The first Summit for Democracy organised by the Biden administration was held with considerable fanfare. The event was not, however, warmly welcomed in Asia. This cannot be attributed to an acceptance of the Chinese government’s claim that China is also practicing democracy. Nor can it be attributed to a desire to ignore the fact that democracy in Asia and across the world, while still in its infancy, is already beginning to show signs of backsliding. The reason the Summit for Democracy was rejected by Asia is quite simply that it appeared to be an attempt by the US to place itself at the centre and impose its ideas on other nations. This was an overly naive diplomatic tactic.
...the US was an ever-present shadow throughout the summit, with a senior official of the Biden administration seated in front of the stars and stripes delivering the keynote address and moderating the event.
The summit was held online and a recording is available for viewing. It followed the usual webinar format of one-sided presentations we have all become accustomed to over the past two years. Granted, some important points were made. The presentations offered many insights that could guide thinking about the state of the world in which the development of digital technologies and corruption undermines democracy and where human rights are threatened when democracy is weakened. While the summit may have been somewhat lacklustre in nature, it nonetheless prepared the ground for face-to-face meetings at a deeper level in the future to enable the discussion to move forward around principles of civil liberty and democracy acceptable to many cultures of the world. However, the US was an ever-present shadow throughout the summit, with a senior official of the Biden administration seated in front of the stars and stripes delivering the keynote address and moderating the event. It is difficult not to feel the arrogance behind this clear message that the US is the one in control of the discussion.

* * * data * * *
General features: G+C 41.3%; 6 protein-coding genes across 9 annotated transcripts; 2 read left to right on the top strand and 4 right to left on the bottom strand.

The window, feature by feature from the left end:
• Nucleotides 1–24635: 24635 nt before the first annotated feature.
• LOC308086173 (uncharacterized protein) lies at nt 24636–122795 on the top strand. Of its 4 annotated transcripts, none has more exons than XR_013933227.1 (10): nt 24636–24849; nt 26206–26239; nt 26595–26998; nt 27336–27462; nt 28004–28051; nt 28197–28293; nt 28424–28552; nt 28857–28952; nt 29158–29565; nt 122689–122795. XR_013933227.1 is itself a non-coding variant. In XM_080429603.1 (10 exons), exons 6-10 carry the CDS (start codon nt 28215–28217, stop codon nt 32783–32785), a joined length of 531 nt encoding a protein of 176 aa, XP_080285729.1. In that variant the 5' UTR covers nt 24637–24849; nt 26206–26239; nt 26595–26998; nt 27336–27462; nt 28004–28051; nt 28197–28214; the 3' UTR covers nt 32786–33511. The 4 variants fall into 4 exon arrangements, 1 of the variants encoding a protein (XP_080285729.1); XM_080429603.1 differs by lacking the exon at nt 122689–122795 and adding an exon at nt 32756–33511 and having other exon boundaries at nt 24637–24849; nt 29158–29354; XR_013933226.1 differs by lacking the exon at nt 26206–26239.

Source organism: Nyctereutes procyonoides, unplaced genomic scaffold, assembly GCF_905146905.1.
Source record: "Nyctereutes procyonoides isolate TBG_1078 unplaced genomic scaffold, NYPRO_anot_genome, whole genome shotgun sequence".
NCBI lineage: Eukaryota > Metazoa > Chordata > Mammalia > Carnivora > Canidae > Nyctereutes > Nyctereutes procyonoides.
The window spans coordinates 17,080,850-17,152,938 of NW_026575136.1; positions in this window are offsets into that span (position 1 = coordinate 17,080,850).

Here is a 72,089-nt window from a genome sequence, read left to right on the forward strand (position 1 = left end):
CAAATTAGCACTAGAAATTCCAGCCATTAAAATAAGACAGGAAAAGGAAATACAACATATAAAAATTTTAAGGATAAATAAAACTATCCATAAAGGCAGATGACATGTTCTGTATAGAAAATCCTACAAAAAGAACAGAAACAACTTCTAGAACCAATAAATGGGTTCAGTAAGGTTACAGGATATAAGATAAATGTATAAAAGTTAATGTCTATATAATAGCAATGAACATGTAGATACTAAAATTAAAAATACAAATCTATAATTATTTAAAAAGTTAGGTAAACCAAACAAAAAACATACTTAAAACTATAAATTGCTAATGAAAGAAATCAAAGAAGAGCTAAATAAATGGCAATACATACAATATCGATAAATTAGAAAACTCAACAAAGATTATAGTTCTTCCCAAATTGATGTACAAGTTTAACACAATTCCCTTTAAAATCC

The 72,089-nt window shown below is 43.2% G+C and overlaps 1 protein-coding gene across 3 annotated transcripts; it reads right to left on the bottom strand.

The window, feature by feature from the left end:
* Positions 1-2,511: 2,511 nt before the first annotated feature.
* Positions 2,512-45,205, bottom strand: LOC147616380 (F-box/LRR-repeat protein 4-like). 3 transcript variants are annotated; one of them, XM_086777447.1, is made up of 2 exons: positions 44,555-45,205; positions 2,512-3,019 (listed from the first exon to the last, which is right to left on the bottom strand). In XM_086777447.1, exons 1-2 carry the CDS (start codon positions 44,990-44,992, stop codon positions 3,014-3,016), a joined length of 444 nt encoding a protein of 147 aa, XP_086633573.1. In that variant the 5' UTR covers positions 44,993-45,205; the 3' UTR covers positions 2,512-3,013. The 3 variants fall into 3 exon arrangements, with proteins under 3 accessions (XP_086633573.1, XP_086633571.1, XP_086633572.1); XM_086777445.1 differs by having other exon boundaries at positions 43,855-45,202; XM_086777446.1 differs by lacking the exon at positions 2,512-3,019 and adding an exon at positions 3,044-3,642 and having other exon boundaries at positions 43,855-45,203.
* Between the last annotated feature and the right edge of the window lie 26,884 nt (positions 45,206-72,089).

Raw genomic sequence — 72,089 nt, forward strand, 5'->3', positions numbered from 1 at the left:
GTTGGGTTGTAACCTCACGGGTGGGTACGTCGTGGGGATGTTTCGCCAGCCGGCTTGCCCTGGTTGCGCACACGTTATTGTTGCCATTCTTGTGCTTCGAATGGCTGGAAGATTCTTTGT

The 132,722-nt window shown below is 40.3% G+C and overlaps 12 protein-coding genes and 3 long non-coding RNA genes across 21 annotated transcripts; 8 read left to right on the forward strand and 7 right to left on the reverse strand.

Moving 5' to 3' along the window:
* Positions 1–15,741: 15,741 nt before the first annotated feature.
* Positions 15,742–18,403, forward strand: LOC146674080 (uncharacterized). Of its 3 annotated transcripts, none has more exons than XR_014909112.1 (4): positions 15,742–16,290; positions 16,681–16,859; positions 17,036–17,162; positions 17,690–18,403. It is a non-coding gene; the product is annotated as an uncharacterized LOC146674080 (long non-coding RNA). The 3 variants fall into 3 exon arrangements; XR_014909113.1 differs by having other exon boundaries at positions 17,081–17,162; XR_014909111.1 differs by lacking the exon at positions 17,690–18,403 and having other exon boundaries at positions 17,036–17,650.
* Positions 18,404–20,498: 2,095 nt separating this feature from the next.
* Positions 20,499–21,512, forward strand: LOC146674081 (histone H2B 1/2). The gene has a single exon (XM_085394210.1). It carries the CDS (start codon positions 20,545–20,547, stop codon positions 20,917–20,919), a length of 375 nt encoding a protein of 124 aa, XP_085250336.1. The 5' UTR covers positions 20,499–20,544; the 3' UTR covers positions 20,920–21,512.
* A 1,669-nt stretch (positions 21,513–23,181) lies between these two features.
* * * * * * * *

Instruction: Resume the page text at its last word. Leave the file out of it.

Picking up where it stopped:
The summit had the vibe of a large stage set — just the way the US Democrats like it — and this will likely continue during the Biden administration.
How did the list of invitees come to take the form that it did? Officially announcing a list of nations in the first place is akin to slighting the many individuals and groups who are beginning to take action toward democracy. How is it that the US government gets to decide which governments to invite and which not, and that the US Department of State announces the list of invitees? The US does not appear to have consulted numerous political indices showing the status of democracy, resulting in inconsistencies in respect of many nations left off the list of invitees.
That an invitation was extended to Taiwan is unsurprising. An outstanding global democracy has taken root on the islands of Taiwan and is trying to overcome the challenges it faces. However, it could surely have been foreseen that excessive media coverage surrounding the invitation of Taiwan would detract attention from what the summit set out to discuss.